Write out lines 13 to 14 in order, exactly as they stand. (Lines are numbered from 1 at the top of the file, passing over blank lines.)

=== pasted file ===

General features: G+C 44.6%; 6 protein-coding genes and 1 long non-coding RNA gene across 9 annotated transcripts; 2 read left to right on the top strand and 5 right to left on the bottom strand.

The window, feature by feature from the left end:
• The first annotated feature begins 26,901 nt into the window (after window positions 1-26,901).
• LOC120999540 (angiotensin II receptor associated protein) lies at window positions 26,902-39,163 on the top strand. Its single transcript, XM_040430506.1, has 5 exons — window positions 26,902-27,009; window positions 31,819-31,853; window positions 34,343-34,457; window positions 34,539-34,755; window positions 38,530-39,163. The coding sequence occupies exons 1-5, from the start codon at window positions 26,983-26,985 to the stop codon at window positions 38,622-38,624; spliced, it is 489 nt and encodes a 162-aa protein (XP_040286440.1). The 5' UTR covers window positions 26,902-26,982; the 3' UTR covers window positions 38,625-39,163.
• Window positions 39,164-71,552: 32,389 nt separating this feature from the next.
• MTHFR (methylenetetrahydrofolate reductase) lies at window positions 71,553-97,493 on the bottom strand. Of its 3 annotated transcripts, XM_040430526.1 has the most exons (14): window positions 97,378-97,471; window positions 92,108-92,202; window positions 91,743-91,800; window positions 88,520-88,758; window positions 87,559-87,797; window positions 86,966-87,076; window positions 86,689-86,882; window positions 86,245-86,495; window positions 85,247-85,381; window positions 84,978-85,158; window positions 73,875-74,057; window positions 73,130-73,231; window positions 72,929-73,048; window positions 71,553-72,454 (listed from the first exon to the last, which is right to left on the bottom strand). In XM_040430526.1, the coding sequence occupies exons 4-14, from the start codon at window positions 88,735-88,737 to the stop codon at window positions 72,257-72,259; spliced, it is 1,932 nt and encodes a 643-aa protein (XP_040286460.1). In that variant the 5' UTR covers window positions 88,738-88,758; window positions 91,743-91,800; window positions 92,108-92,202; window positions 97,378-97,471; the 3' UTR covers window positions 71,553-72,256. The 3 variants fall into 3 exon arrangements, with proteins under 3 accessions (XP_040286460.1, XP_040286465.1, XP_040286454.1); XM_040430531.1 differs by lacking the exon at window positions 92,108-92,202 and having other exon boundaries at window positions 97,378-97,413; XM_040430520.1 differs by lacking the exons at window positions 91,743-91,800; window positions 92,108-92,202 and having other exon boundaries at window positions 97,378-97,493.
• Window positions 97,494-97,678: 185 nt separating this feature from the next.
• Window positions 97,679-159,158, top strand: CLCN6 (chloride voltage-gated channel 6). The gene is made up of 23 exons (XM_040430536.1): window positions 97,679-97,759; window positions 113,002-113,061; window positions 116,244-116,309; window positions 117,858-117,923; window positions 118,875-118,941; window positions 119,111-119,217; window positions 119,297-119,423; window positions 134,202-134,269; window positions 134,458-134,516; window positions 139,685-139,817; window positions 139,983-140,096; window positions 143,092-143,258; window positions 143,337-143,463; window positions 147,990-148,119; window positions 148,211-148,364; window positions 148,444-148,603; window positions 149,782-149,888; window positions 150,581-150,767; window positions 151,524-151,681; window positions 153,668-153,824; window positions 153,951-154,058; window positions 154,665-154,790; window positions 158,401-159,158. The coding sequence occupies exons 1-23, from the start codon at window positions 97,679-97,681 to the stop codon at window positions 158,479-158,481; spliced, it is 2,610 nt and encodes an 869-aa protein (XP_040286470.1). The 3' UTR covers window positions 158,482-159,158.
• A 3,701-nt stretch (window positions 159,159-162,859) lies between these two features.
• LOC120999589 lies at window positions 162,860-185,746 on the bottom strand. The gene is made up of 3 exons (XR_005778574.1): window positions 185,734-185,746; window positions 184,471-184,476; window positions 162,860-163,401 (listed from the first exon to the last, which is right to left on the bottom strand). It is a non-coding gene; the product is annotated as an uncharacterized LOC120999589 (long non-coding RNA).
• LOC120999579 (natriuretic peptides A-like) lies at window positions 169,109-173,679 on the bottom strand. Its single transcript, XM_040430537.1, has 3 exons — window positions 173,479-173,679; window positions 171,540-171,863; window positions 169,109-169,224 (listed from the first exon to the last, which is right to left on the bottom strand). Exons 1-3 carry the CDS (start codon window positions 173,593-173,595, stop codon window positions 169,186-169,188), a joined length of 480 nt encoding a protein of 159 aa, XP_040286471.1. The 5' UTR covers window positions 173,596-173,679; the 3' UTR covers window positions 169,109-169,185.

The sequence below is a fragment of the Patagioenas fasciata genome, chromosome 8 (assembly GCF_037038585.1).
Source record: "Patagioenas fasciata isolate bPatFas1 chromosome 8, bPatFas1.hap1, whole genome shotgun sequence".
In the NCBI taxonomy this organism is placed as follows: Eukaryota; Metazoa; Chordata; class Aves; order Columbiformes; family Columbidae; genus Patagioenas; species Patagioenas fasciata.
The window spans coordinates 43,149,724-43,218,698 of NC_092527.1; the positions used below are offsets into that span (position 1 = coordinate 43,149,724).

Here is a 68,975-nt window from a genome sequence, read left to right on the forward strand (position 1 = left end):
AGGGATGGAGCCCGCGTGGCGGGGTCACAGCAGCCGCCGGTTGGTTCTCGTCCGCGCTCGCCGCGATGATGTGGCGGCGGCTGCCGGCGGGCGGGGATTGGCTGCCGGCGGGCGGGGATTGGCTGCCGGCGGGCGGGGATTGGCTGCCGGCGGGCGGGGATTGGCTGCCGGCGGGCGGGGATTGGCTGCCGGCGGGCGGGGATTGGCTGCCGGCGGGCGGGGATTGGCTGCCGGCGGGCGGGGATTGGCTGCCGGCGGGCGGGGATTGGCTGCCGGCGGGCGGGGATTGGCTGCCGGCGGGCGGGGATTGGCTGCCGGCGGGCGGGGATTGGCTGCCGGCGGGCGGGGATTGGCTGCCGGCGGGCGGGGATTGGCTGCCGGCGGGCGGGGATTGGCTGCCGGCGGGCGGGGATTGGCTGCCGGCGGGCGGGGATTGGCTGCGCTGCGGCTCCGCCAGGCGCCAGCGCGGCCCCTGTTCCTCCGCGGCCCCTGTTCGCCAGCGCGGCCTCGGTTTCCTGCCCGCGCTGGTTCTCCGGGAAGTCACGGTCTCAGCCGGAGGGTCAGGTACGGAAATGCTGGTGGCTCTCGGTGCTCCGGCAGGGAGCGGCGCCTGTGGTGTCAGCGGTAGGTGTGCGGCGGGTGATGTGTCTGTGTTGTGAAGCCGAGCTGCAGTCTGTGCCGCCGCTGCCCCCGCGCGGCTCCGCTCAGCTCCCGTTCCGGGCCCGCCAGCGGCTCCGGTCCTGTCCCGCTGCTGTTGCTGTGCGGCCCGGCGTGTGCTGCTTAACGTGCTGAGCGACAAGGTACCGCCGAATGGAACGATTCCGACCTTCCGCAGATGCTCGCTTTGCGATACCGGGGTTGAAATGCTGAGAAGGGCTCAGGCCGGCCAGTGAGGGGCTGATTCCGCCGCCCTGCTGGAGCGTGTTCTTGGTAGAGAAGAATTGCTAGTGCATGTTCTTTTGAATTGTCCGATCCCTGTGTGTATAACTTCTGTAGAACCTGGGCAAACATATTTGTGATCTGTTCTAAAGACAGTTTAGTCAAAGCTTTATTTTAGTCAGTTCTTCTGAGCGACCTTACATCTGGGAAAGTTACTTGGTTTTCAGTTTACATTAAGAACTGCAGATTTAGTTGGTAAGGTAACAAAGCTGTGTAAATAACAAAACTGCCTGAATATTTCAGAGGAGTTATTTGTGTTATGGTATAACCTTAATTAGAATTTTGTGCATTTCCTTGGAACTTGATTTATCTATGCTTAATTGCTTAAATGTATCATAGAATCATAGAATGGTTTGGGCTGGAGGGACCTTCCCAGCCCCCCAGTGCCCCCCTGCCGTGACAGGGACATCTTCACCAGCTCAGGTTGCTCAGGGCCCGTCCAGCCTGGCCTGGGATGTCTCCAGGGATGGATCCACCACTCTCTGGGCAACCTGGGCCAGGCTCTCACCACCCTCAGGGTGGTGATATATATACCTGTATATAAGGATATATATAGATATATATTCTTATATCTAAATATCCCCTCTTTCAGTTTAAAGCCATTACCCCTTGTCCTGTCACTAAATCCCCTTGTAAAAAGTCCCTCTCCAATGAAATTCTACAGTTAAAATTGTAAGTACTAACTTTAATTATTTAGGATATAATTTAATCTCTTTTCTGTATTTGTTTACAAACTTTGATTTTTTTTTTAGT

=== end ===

Source record: "Patagioenas fasciata isolate bPatFas1 chromosome 8, bPatFas1.hap1, whole genome shotgun sequence".
In the NCBI taxonomy this organism is placed as follows: Eukaryota; Metazoa; Chordata; class Aves; order Columbiformes; family Columbidae; genus Patagioenas; species Patagioenas fasciata.